One of the things I’ve lamented and heaped scorn onto in the past is the use of non-standard error codes for processes and installers in particular. Why? Well, if a process or installer returns a standard error code, it’s pretty easy to figure out what that error code means using one of the techniques I described in one of my older posts appropriately titled Error Codes. If, however, a non-standard error code is returned, how is anyone supposed to know what it means especially if the codes aren’t documented by the vendor.
What does this have to do with ccmsetup? If you’ve installed Current Branch version 1602, you may have noticed that the .NET Framework 4.5.2 is now a prerequisite for the client agent and thus ccmsetup will install it if a system doesn’t already have it installed. You may have also noticed that installing this version of the .NET Framework requires a reboot in some circumstances. ccmsetup handles this gracefully (and doesn’t force a reboot) but does exit without finishing the installation, returns error code 7, and writes “CcmSetup is exiting with return code 7” as the final line of ccmsetup.log.
While troubleshooting this issue for a customer using my client startup script, I did what everyone should do when troubleshooting: figure out what error code 7 means. The standard meaning for error code 7, “The storage control blocks were destroyed”, makes no sense for this scenario though so I proceeded to review the other logs in the ccmsetup\logs folder. This lead me to the .NET Framework installer log (named dotNetFx452_Setup.log-MSI_netfx_Full_GDR_x86.msi) which clearly indicated that the .NET Framework installer was requesting a reboot. Others participating in a forum thread I was following also came to this same conclusion at right about the same time. Boo custom error codes.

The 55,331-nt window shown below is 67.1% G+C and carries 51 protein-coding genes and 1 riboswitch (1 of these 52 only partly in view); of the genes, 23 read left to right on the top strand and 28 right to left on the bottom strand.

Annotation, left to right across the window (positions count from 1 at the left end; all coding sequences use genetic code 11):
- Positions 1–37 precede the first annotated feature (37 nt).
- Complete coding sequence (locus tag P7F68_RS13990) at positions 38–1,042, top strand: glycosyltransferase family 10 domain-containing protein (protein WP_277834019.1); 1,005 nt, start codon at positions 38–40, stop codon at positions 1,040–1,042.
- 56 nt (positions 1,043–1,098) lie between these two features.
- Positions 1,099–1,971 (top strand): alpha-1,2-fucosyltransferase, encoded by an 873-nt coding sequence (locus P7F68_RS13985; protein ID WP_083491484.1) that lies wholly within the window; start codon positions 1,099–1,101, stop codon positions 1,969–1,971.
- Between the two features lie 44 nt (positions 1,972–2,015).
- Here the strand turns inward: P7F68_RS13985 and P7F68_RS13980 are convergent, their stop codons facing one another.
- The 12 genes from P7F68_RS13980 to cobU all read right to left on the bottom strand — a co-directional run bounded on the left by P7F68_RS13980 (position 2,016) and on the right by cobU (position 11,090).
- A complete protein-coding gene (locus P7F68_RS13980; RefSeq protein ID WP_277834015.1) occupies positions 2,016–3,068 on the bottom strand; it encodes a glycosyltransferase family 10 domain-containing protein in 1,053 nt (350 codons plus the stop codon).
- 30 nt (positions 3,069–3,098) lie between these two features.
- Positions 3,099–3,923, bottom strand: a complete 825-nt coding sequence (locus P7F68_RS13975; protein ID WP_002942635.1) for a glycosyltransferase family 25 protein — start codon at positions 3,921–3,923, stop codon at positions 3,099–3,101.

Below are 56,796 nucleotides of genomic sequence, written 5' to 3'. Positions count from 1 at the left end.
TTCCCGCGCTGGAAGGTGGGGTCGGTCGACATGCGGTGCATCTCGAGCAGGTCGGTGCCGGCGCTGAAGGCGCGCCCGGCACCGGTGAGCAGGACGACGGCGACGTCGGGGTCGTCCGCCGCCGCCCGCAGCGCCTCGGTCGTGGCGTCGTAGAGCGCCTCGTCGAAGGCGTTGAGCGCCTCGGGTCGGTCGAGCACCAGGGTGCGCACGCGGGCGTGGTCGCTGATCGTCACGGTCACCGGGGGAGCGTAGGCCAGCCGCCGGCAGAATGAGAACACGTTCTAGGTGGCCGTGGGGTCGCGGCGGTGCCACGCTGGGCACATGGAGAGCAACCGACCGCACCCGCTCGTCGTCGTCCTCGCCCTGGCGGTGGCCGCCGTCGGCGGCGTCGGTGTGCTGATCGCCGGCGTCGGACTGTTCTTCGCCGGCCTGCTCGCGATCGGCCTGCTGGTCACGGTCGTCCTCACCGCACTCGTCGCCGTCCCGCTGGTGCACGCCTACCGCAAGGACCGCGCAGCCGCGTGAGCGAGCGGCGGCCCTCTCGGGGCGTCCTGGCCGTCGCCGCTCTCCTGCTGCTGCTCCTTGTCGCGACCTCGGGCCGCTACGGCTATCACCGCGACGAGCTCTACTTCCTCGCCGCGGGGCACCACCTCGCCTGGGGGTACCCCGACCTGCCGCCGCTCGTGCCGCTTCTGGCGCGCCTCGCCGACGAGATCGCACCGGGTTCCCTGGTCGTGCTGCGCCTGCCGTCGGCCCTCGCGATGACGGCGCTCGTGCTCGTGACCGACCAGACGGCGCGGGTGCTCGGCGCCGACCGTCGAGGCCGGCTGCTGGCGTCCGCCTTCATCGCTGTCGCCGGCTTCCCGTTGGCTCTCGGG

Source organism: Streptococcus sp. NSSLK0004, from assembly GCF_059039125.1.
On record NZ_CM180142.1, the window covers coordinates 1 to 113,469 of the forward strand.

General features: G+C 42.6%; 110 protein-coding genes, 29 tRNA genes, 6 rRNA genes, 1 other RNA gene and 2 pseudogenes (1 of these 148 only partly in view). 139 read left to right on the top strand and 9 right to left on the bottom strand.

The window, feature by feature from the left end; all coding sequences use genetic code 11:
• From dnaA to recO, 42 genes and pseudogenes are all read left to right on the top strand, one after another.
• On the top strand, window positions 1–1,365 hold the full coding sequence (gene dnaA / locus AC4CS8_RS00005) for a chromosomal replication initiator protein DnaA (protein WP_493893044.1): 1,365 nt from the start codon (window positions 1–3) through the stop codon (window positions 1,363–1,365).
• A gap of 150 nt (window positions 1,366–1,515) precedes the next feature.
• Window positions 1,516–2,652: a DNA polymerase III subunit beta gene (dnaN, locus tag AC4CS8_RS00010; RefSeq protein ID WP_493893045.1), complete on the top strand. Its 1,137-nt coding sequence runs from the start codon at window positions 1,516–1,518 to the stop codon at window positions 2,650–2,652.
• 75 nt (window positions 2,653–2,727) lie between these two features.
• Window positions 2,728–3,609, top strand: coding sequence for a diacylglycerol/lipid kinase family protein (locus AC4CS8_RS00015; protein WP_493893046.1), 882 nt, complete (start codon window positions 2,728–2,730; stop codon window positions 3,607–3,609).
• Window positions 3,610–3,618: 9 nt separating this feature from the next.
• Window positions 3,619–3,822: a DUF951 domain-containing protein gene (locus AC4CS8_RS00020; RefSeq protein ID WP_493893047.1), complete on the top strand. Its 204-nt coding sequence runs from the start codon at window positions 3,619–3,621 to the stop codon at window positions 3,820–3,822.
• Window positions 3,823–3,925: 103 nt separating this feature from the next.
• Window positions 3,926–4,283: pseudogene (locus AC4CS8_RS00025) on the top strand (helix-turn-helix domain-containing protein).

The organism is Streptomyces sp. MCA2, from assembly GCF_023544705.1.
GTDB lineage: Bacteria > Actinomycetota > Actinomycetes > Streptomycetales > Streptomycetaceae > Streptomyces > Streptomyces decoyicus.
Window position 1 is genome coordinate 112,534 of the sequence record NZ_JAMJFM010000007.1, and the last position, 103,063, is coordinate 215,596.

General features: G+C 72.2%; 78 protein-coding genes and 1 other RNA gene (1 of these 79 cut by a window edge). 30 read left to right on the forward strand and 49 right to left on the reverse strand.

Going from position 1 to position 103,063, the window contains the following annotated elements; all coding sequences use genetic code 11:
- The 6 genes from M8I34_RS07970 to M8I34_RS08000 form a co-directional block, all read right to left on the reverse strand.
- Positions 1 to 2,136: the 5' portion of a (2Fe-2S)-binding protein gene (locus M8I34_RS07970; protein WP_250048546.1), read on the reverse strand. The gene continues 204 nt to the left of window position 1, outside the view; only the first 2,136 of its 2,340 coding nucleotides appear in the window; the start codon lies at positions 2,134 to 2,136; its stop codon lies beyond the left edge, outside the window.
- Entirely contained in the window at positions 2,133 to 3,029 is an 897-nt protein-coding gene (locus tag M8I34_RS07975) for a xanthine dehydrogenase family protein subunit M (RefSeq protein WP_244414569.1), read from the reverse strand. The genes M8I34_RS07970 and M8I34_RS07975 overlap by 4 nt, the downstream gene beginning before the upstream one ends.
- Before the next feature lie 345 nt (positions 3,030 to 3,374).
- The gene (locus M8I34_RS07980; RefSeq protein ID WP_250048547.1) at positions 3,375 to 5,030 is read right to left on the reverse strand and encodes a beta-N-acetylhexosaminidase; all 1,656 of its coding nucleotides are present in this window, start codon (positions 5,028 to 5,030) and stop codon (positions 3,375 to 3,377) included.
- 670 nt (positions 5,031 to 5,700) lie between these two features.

In response to a query about this from Mr. Finland (aka Enterprise Mobility MVP Panu Saukko), guess what the beloved product team for our most favorite product “admitted”? Yep, they used non-standard error codes for ccmsetup — this almost brought me to tears btw. Oh the humanity! Also in the response to Panu, Brain Huneycutt provided the following short-list of error codes returned by ccmsetup for general public knowledge:
|8||Setup already running|
|9||Prerequisite evaluation failure|
|10||Setup manifest hash validation failure|
As with most deviations, I’m sure that there was a well thought-out reason for this and it wasn’t just an intern making an uninformed choice; now that the codes are documented though, we can all take a few deep breaths, wipe away the tears, and carry on.